the estates and protected individuals code, 1998 PA 386, MCL 700.1101 to 700.8206, is unable to retain his or her temporary possession of the pistol or find alternative lawful storage. If a law enforcement agency seizes or confiscates a pistol under this
subsection, the heir or devisee who is not qualified to obtain a license under this section retains ownership interest in the pistol and, within 30 days of being notified of the seizure or confiscation, may file with a court of competent jurisdiction to direct the
law enforcement agency to lawfully transfer or otherwise dispose of the pistol. A pistol seized under this subsection shall not be destroyed, sold, or used while in possession of the seizing entity or its agents until 30 days have passed since the heir or devisee
has been notified of the seizure and no legal action regarding the lawful possession or ownership of the seized pistol has been filed in any court and is pending. As used in this subsection:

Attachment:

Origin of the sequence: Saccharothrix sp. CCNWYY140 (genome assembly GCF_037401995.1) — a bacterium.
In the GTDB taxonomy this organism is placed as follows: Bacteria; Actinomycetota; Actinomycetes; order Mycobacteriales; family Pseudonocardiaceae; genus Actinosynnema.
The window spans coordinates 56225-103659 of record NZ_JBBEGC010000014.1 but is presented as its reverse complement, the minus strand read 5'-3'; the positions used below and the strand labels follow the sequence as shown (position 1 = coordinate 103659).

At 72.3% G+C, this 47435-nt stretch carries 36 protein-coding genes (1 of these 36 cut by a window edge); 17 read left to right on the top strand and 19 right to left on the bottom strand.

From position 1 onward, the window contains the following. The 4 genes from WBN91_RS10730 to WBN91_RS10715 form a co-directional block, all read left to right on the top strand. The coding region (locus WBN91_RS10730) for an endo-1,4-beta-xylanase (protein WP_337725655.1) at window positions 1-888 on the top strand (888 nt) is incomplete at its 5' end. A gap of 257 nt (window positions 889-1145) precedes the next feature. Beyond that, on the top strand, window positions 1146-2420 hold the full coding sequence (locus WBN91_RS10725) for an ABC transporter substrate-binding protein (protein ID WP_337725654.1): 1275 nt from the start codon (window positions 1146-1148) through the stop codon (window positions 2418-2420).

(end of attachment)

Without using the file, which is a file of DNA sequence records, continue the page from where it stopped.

(a) “Devisee” means that term as defined in section 1103 of the estates and protected individuals code, 1998 PA 386, MCL700.1103.
(b) “Heir” means that term as defined in section 1104 of the estates and protected individuals code, 1998 PA 386, MCL700.1104.
(9) An individual who is not a resident of this state is not required to obtain a license under this section if all of the following conditions apply:
(a) The individual is licensed in his or her state of residence to purchase, carry, or transport a pistol.
(b) The individual is in possession of the license described in subdivision (a).
(c) The individual is the owner of the pistol he or she possesses, carries, or transports.
(d) The individual possesses the pistol for a lawful purpose.
(e) The individual is in this state for a period of 180 days or less and does not intend to establish residency in this state.
(10) An individual who is a nonresident of this state shall present the license described in subsection (9)(a) upon the demand of a police officer. An individual who violates this subsection is guilty of a misdemeanor punishable by imprisonment for not more than 90 days or a fine of not more than $100.00, or both.